Many clients who we assist with their estate planning have involvement in a Trust.

When the Trust is established, it comes with a ‘rule book’ known as the Trust Deed.

The rule book sets out important matters such as the Trustee, the Beneficiaries, distribution of income and capital, when the Trust ends etc.

It is important to review the current rule book to ensure matters regarding the Trust are effectively dealt with as part of the estate plan.

Many Trusts have a role called the Appointor or Principal.  The rule book commonly states that the Appointor or Principal can kick out the Trustee at any time and appoint another Trustee.  That is a powerful role (particularly when the Trusts often contain significant assets).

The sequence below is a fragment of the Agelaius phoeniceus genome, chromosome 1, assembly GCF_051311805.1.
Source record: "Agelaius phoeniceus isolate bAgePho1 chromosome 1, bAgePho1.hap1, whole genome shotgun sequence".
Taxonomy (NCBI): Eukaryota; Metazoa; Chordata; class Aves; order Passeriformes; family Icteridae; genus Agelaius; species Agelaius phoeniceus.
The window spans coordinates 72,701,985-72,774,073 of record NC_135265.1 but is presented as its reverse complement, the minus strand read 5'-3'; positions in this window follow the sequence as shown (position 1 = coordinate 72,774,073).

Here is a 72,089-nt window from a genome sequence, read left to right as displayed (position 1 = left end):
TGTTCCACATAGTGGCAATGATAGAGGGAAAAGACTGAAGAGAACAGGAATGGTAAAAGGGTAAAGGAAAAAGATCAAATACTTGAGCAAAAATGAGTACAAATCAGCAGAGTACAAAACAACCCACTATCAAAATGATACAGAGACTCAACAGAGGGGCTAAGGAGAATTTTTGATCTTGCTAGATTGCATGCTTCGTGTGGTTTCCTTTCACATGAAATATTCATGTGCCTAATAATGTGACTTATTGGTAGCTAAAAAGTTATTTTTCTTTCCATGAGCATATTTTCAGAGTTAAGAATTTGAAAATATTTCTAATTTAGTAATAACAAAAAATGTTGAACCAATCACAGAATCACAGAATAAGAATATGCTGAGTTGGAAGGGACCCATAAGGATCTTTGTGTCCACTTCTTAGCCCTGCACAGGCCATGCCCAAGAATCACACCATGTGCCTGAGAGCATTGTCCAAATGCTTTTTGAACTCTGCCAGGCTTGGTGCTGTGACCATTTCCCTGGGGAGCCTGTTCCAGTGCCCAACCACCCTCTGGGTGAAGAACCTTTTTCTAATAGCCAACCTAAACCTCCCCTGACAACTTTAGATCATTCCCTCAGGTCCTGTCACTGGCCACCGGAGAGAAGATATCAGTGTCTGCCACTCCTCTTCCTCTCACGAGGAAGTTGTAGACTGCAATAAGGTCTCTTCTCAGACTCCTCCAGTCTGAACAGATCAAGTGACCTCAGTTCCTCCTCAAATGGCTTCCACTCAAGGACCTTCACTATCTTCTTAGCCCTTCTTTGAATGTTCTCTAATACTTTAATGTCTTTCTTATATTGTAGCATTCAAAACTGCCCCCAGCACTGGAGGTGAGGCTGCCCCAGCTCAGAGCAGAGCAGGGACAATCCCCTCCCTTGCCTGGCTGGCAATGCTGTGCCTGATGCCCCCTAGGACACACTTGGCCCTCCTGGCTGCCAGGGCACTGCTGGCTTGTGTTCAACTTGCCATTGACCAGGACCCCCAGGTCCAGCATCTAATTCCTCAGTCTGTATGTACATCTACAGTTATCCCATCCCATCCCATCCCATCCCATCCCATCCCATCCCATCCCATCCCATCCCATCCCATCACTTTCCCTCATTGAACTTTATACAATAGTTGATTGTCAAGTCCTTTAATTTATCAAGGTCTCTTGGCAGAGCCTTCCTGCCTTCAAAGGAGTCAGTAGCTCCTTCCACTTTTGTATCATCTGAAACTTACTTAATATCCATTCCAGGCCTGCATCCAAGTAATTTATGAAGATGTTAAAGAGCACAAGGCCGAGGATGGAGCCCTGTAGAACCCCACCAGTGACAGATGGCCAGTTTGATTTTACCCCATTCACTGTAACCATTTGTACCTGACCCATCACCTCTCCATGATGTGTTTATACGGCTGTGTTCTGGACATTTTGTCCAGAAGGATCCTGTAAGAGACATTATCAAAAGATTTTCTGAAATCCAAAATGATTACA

The rule book commonly has a clause dealing with who takes on the power of the Appointor or Principal if they lose capacity or pass away.  The Appointor or Principal may even be able to nominate their replacement in their Will or by a Deed.

If you are involved in a Trust, make sure your estate plan addresses these matters so that you do not end up with trust issues down the track.